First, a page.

Troy Tulowitzki isn’t one for (a) modern hairstyles; or (b) cliches about how the team tied its hardest but just fell short. He’s quite out front, in fact, in saying that he’s not happy with some of his teammates:
are definitely some guys in this room that are at points in their
career where it’s make-or-break time. Either they establish themselves
at this level, or they aren’t going to be here. Those guys need to realize that. This offseason is huge. The
offseason is no more enjoy yourself and going on as many vacations as
you possibly can, then go to spring training and get ready. That’s a
valuable lesson that I think a lot of people learned this year. Not
everybody did that, and the guys that did that, it
He didn’t say who took too many vacations, but I figure he’s excluding himself and Carlos Gonzalez because they hit well, Todd Helton because he’s old and done but presumably still makes and effort and the pitching staff because their problems were fatigue and injury, not lollygagging.
That basically leaves all of the position players on Tulowitzki’s watch list. Careful guys: make sure you keep mum about all of those great vacations you’re going to take this winter.
Jon Heyman of FanRag Sports reports that Mets outfielder Yoenis Cespedes will opt out of his contract shortly after the World Series concludes. Cespedes, who earned $17.5 million for the 2016 season, has two years and $47.5 million remaining on his deal which includes an opt-out clause.
That Cespedes plans to opt out isn’t surprising as he’s almost certain to get a better contract entering a weak free agent market. He hit a terrific .280/.354/.530 with 31 home runs and 86 RBI in 543 plate appearances for the Mets this past season.
It remains to be seen how the Mets will deal with potentially losing Cespedes. They can pick up a $13 million club option for Jay Bruce, but he performed terribly after joining the Mets in a trade from the Reds. The Mets could also go after free agents Jose Bautista or Mark Trumbo. Curtis Granderson and Michael Conforto will handle the other two outfield positions.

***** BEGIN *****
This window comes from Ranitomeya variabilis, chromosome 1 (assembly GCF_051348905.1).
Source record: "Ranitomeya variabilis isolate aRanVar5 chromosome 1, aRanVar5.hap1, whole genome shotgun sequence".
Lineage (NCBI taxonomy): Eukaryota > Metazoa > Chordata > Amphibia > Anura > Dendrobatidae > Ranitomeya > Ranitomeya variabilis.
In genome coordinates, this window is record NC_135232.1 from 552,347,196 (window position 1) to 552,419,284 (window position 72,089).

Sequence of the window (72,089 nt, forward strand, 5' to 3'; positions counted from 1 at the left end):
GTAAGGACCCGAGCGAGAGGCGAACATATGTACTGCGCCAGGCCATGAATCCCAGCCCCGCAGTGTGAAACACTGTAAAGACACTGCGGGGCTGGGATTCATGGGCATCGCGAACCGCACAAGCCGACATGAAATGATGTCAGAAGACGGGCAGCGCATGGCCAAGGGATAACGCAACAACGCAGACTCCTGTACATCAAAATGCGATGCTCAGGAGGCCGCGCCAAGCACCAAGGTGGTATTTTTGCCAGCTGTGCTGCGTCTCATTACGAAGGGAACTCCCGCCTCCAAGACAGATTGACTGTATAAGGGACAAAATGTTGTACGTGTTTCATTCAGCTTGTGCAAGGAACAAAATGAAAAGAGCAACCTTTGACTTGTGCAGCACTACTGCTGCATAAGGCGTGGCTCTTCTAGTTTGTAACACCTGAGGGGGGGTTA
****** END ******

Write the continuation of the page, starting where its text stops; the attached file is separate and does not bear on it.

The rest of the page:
Major League Baseball announced on Wednesday that former Red Sox DH David Ortiz and Cubs third baseman Kris Bryant won the 2016 Hank Aaron Award in their respective leagues.
Ortiz, 40, flourished in his final season, batting .315/.401/.620 with 38 home runs and 127 RBI in 626 plate appearances during the regular season. His .620 slugging percentage, 1.021 OPS, and 48 doubles led the majors while his 127 RBI led the American League. Ortiz also won the Hank Aaron Award back in 2005.
Bryant, 24, is the likely winner of the National League Most Valuable Player Award as well. He hit .292/.385/.554 with 39 home runs and 102 RBI over 699 plate appearances. He also led the league by scoring 121 runs. Bryant is the first Cub to win the Hank Aaron Award since Aramis Ramirez in 2008.
Last year’s winners in the AL and NL, respectively, were Josh Donaldson and Bryce Harper.